Earle Bryan Combs
and Ruth McCollum

Earle Bryan Combs and Ruth McCollum

Earle Bryan Combs and Wife, Ruth McCollum
Earle Bryan Combs (The Kentucky Colonel) b 14 May 1899 Pebworth, Owsley Co KY d 21 Jul 1976; buried Richmond Cemetery, Richmond, KY; s/o James Jesse Combs and Nannie Brandenburg. Earle Bryan Combs m. 1922 to Ruth McCollum b 1901 d 13 Sept 1989. Earle Bryan Combs was 6' tall, weighed 185 lbs. and was a member of the New York Yankees team and has been elected to The Baseball Hall Of Fame. Children of Earle Bryan Combs and Ruth McCollum;

1. Earle Bryan Combs Jr b 20 May 1925 KY d 7 Feb 1990; buried Richmond Cemetery, Richmond, Madison Co KY, Section T, Lot 40; m. Eulalie Smith

2. Charles Combs b 1928 KY; m. Betty Joe Clark

3. Donald Combs b 1931 KY; m. Pauline Coyle

1930 Bronx New York Census Districts 501-750 District 0726
10 Combs Earl Head M W 31 M 23 KY KY KY Ball Player Professional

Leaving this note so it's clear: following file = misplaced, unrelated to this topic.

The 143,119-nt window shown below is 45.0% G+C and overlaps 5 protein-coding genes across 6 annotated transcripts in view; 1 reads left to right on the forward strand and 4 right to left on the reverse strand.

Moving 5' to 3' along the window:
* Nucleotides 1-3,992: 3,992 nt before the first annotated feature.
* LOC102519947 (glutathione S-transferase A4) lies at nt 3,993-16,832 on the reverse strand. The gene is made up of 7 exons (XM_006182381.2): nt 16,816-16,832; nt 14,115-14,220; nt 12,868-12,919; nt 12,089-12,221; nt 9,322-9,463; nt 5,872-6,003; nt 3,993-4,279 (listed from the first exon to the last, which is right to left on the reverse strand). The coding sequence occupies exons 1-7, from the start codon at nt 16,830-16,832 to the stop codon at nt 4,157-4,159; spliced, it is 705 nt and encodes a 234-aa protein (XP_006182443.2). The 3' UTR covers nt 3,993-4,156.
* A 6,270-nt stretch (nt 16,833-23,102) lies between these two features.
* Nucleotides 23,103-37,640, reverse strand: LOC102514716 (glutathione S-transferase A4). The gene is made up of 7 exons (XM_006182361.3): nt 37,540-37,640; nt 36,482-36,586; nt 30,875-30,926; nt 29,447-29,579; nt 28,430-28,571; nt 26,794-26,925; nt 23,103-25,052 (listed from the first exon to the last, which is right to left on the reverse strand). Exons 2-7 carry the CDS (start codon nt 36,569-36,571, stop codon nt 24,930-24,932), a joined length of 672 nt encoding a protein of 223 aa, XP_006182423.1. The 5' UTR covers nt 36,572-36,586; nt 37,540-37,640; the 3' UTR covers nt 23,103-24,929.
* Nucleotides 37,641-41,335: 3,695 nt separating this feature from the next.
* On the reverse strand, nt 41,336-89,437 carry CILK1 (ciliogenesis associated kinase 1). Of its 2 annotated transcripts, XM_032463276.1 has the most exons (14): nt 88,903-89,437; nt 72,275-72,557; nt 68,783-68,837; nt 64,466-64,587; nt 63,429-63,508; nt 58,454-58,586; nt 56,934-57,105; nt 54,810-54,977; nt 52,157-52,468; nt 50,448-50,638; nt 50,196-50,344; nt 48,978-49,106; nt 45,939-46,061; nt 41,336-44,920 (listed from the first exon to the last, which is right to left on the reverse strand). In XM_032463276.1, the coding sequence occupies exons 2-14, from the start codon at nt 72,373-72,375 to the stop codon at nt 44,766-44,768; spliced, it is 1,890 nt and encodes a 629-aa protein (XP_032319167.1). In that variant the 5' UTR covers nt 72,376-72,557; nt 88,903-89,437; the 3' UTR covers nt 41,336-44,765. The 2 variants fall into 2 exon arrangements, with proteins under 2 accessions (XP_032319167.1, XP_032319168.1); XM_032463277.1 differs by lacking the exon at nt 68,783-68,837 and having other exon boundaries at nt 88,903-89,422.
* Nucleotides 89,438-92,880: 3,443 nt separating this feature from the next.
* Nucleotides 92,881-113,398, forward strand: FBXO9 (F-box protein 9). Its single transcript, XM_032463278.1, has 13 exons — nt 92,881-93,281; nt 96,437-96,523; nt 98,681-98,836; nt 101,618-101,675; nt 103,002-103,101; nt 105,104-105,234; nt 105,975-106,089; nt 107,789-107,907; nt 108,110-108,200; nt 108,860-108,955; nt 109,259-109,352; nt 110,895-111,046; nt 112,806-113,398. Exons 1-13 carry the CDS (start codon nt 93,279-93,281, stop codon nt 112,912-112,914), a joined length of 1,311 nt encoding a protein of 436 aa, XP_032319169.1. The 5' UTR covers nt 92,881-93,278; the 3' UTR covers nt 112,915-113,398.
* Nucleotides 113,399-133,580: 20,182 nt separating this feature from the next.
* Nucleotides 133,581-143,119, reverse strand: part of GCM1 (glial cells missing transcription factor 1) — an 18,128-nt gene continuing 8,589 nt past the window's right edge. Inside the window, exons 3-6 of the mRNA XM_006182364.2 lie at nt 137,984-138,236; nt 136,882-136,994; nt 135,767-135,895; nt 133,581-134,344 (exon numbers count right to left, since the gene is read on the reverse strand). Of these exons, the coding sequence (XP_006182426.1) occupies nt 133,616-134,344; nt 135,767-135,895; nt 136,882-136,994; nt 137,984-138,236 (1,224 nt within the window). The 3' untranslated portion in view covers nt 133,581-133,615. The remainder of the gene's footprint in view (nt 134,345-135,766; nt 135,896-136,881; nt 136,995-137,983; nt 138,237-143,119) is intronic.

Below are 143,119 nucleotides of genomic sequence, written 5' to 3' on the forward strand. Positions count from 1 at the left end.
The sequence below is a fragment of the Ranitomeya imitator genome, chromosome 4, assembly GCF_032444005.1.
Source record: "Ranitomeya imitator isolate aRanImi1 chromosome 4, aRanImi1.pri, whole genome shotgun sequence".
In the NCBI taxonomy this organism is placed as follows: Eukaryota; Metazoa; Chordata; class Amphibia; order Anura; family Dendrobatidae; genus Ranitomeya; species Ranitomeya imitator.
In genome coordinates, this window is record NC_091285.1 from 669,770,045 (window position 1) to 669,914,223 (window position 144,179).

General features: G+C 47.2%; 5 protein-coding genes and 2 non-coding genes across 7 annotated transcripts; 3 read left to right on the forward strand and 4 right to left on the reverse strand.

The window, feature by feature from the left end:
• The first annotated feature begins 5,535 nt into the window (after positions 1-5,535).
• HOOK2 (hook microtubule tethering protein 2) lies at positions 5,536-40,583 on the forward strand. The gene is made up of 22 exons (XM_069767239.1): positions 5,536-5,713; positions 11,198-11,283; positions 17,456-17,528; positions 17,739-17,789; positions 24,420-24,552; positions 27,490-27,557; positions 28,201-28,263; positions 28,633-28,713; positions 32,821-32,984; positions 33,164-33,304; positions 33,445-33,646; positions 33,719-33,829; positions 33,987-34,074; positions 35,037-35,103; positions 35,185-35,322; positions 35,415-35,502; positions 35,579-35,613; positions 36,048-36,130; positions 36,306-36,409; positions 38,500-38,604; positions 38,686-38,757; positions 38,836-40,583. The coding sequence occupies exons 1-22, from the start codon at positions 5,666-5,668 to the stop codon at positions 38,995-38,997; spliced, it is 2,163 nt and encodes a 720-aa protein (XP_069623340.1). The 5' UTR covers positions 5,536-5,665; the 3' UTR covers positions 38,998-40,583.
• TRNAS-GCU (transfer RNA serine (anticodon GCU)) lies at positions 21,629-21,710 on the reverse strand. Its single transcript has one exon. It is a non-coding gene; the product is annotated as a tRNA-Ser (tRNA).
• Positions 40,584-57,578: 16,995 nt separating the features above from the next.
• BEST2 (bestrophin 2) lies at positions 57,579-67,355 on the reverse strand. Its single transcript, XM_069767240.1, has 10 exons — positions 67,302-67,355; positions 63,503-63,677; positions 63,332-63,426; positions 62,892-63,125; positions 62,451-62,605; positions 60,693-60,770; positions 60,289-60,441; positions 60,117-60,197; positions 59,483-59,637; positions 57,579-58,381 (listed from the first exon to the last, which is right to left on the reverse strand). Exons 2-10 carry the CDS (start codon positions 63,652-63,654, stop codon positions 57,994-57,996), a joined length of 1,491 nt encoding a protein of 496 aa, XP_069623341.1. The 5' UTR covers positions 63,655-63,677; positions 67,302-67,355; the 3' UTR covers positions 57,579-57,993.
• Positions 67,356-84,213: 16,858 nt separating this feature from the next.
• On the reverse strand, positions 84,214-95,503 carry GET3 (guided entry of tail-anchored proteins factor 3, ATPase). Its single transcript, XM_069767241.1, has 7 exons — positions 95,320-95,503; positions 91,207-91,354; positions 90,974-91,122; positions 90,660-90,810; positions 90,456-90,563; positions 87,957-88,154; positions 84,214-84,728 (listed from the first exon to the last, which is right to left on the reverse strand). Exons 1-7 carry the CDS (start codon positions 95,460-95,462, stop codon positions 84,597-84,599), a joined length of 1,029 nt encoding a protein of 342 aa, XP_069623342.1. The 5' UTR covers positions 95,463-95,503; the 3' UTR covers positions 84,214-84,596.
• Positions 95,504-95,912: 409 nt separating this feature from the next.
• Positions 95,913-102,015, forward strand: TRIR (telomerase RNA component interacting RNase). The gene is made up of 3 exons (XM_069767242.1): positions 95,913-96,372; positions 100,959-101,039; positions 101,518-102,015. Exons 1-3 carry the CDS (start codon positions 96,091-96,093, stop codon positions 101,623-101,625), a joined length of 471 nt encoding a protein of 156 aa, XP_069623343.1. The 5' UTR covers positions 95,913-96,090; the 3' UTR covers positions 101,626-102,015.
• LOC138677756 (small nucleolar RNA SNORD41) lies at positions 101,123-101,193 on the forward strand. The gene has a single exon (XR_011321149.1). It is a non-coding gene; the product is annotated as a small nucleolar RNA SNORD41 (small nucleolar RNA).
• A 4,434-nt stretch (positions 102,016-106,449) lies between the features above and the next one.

10 Combs Ruth Wife F W 28 M 20 KY KY KY Housewife
10 Combs Earl Jr. Son M W 5 S KY KY KY
10 Combs Charles Son M W 2 S KY KY KY
10 Land Artie Maid F W 17 S KY KY KY Maid

1940 Madison Co KY Census District 7
62 Combs Earl Head M W 44 M KY Farmer Farm
62 Combs Ruth Wife F W 42 M KY
62 Combs Earl Jr. Son M W 14 S KY
62 Combs Charles Son M W 12 KY
62 Combs Donald Son M W 9 S KY
62 Turner Rosie housekeeper F W 21 Wd KY Housekeeper Private Family

Earle Bryan Combs

Earle Bryan Combs
Earle Bryan Combs
Earle Bryan Combs left the mountains of eastern Kentucky at 17 to be a schoolteacher, and ended up enshrined in the National Baseball Hall of Fame in Cooperstown, NY. After young Earle eventually turned his attention to a career in baseball, he earned a spot as centerfielder and leadoff hitter for the famed New York Yankee “Murderers Row” lineup of the late 1920’s and early 1930’s.

The 1927 World Champion Yankee team, which of course also featured Babe Ruth and Lou Gehrig among a lineup including five Hall of Famers, is thought by many to be the greatest team in baseball history. However, through all the fame and notoriety gained from his successful baseball career, Earle never changed. A devoted husband and father, he practiced the values learned growing up in Pebworth, Kentucky; honesty, hard work and an unassuming modesty and adherence to “The Golden Rule,” all his life.

A Journey From Pebworth To Cooperstown

Earle Bryan Combs and Joe Dimaggio
Portrait of Earle Bryan Combs Baseball Card by Perez